DeFreitas & Minsky Accounting Blog

Estimated Tax Law

Posted by admin on Sep 13, 2013 11:30:57 AM

estimated tax law

Estimated taxes are the taxes paid periodically on your income. It is based on the predicted tax liability of the taxpayer. If you had any significant transactions since you last figured your estimates then you will want to consider how this will affect your tax bill in the future.

Just in case you haven’t already heard, there are several new laws regarding the estimated tax law. If you are a high income taxpayer be sure to consider the following:

  • Phase out of itemized deductions means you can claim less deductions
  • Phase out of personal exemptions means you may lose some or all your exemptions for your family and you
  • 0.9 additional Medicare tax on earned income is a new tax that may or may not be covered
  • 3.8 additional Medicare tax on the net investment income is a new tax that should be paid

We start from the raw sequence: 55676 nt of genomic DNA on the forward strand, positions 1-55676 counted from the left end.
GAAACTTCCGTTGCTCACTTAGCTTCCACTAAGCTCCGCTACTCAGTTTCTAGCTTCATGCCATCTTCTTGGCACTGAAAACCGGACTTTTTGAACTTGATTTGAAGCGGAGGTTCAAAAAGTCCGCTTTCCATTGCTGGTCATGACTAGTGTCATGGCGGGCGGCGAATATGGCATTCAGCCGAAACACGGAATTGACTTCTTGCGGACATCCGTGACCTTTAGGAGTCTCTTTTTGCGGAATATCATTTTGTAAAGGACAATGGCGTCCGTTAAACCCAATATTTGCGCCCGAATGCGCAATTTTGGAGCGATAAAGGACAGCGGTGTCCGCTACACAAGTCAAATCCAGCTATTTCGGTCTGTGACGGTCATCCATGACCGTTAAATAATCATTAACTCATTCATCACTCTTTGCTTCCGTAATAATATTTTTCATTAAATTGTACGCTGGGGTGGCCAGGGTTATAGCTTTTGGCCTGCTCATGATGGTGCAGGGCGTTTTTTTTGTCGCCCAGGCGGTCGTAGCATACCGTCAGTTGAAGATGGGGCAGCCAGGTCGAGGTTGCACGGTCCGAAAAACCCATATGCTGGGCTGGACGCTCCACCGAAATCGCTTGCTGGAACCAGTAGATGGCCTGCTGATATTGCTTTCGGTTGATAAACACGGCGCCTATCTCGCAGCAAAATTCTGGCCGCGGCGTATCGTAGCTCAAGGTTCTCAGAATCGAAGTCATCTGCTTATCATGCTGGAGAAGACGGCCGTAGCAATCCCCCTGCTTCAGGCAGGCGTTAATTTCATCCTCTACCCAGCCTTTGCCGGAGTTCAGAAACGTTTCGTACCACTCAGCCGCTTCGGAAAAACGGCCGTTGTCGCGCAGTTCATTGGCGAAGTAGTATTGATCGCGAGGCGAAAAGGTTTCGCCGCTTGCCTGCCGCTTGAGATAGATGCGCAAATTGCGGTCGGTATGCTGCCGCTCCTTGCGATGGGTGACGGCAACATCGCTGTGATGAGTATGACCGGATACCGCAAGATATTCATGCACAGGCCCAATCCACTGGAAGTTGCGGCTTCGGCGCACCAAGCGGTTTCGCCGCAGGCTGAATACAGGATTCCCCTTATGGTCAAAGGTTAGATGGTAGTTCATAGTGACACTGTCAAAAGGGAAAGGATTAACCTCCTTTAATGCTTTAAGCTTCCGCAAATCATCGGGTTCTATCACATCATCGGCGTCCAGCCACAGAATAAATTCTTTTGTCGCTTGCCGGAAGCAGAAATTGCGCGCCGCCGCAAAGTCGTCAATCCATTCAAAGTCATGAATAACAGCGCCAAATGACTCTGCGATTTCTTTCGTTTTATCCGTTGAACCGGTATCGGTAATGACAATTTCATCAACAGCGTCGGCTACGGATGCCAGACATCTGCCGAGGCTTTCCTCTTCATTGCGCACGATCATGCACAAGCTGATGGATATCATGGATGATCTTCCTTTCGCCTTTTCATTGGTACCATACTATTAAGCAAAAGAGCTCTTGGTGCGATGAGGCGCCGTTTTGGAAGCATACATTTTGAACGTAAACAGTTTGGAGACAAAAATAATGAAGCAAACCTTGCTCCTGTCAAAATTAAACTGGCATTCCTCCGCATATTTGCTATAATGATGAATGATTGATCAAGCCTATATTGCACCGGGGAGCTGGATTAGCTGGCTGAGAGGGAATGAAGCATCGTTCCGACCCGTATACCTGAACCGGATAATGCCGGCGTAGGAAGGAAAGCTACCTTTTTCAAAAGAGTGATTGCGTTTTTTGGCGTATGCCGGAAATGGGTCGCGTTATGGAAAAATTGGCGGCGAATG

Playing it safe with Estimated Tax Law

If you wish to avoid underpayment penalties then make your tax estimates in accordance to the year prior. As long as you pay at the least the same amount as you paid then in this current year than you won’t ever get hit with a fine. This is regardless of your ultimate tax bill.

Quick Tip on Estimated Tax

You can avoid paying estimate taxes by increasing the withholding from your pay to cover the estimated tax liability. There are two ways which you can do this. The first is to reduce your withholding allowance and the second is to specify the amount. Additionally, be sure to check if there are separate estimated income taxes for state and federal taxes as well as knowing when the deadlines are.

By the way, the third installment of federal estimated income taxes for 2013 is due this Monday on Sept. 16th. Since it is getting close to the end of the year, it would be a good time to take a look at your taxes and see where you stand. By assessing the situation you will be able to accurately project your taxes and avoid the risk of violating the estimated tax law by understating and having to pay more later on.

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Topics: Tax Laws

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